Wildflowers were everywhere with butterfly weed, a brilliant orange member of the milkweed family being the eye-catching star of the show. A few minutes of observation answered the question of why it’s called butterfly weed. Hike at Bear Creek on a sunny day and the sky is alive with butterflies flitting above the flowers. I was able to capture an image of a Great Spangled Fritillary feeding on the blossom’s nectar. It was a species I did not know, but a butterfly-savvy friend made the identification for me after I shared an image on Facebook. I was also excited to see several Ruby-Throated Hummingbirds visiting the same field of flowers.

After watching the butterflies flit about and taking note of multiple Easter Bluebirds at the edge of the meadow I continued my meander down towards the pond. I paused about a dozen times in my slow-paced walk to take in the sight, sounds and smells of summer day. Although it had been very dry for the preceding weeks, I was surprised to see wild asparagus as tall as me at the edge of the meadow. When I stopped for photos I glanced up and noticed Turkey Vultures soaring effortlessly on the rising thermals.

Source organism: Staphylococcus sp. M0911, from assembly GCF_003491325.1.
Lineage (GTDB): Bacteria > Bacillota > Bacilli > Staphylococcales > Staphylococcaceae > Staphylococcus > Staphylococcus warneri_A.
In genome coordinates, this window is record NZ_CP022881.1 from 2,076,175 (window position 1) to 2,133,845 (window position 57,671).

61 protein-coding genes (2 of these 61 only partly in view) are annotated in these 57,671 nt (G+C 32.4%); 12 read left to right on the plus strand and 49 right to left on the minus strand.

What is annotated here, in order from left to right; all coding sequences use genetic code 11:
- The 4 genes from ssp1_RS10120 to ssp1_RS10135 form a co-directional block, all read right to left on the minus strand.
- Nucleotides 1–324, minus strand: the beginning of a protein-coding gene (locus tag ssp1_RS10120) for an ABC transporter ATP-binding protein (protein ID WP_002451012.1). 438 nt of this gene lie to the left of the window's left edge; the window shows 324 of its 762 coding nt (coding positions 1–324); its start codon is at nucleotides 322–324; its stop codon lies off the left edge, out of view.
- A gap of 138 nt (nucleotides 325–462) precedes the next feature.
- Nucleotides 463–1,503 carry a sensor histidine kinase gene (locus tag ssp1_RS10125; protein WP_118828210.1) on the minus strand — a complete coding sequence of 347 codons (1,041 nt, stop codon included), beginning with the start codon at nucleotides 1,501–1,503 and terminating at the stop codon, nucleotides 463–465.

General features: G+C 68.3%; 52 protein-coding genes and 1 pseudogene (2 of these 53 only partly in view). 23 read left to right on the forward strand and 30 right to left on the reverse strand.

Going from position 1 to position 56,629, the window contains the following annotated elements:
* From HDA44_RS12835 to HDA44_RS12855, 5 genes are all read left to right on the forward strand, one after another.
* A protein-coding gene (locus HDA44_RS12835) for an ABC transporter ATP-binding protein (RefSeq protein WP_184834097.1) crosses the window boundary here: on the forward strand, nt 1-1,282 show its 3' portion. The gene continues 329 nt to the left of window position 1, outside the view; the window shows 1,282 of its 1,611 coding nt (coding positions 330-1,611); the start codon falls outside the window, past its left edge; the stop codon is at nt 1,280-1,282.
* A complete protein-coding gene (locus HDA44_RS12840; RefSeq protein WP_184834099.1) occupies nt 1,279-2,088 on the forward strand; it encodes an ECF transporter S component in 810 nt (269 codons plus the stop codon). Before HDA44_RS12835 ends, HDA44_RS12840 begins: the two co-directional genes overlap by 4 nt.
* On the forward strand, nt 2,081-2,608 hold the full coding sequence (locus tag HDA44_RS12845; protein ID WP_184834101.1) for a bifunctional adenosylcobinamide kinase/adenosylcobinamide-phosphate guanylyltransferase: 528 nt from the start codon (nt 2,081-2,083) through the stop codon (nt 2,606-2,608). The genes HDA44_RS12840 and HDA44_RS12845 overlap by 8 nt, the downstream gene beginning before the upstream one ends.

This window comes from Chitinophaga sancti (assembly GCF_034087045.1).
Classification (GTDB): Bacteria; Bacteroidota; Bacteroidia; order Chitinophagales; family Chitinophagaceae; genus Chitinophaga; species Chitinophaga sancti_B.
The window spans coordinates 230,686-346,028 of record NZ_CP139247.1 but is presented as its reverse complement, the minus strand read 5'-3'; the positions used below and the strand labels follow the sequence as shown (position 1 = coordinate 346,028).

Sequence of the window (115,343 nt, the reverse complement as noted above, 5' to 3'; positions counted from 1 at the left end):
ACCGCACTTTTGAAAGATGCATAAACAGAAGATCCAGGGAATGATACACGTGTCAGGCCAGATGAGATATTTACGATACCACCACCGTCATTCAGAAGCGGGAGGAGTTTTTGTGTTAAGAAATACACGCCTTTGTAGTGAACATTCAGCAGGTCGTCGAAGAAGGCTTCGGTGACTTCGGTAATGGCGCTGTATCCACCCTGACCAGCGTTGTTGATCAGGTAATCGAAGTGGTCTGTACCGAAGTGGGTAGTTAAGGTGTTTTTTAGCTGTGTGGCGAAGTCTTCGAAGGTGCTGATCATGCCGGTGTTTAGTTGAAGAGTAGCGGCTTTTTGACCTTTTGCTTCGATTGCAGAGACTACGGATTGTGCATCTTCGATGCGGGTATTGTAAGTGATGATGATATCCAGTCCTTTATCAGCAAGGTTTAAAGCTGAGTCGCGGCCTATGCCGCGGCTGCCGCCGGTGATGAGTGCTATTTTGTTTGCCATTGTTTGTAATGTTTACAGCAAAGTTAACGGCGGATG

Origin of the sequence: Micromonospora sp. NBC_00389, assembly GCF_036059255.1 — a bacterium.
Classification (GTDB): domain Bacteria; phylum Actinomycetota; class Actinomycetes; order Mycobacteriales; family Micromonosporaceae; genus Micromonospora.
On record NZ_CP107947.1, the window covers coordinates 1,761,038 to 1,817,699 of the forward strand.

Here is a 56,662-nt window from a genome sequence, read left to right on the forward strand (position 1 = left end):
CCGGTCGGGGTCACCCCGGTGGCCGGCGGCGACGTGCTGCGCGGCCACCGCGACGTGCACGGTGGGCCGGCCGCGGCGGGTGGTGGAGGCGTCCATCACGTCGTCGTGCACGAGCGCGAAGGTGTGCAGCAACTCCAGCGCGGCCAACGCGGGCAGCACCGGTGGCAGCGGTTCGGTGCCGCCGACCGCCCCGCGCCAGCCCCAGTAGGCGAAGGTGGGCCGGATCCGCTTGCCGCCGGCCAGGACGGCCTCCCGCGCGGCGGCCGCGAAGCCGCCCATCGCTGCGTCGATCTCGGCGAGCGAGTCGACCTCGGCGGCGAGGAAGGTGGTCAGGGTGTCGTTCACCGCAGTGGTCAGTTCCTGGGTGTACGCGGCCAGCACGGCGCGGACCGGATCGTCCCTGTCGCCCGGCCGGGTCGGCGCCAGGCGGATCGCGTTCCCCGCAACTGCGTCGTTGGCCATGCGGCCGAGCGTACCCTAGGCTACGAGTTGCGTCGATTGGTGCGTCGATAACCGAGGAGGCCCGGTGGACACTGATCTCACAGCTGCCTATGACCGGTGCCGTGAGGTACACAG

With all my stops for what I call “nature-embracing,” it took me almost an hour to just walk to the small pond that can be easily reached in about 5 minutes. The pond was my real destination for my return trip, and this time with a camera and the patience to sit and listen to the summer symphony of frogs. I was not disappointed. I was able to record the symphony of multiple green frogs and at least one bullfrog that was hidden in a thick carpet of duckweed that covered much of the pond. A Northern Watersnake was too elusive for a photo capture, but it slithered off the dock just as I approached. I stayed at the pond’s dock for well over an hour before following the loop trail around the ponds to revel in more sights, songs and scents of nature’s way on a summery day.

On my intentionally slow trek back to the parking area, I stopped to admire a cluster of delicate Deptford Pink wildflowers almost growing in the shadow of a very large oak tree that was thriving way before Oakland Township was settled. I bet that tree would have stories to share if it could speak.

Jonathan Schechter is the nature education writer for Oakland County Government and blogs about nature’s way on the Wilder Side of Oakland County.